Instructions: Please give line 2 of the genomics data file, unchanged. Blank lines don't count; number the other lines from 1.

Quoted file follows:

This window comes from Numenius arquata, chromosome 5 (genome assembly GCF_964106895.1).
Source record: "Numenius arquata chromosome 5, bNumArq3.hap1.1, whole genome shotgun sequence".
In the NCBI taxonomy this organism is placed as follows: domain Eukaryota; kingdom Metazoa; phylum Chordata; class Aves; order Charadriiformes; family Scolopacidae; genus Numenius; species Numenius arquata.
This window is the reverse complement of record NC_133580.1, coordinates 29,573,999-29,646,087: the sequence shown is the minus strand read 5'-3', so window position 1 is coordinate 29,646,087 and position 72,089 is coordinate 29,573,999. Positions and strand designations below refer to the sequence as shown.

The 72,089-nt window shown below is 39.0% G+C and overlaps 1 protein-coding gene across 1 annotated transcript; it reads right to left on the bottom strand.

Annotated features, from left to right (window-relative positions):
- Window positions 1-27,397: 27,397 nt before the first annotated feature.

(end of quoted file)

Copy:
Source record: "Numenius arquata chromosome 5, bNumArq3.hap1.1, whole genome shotgun sequence".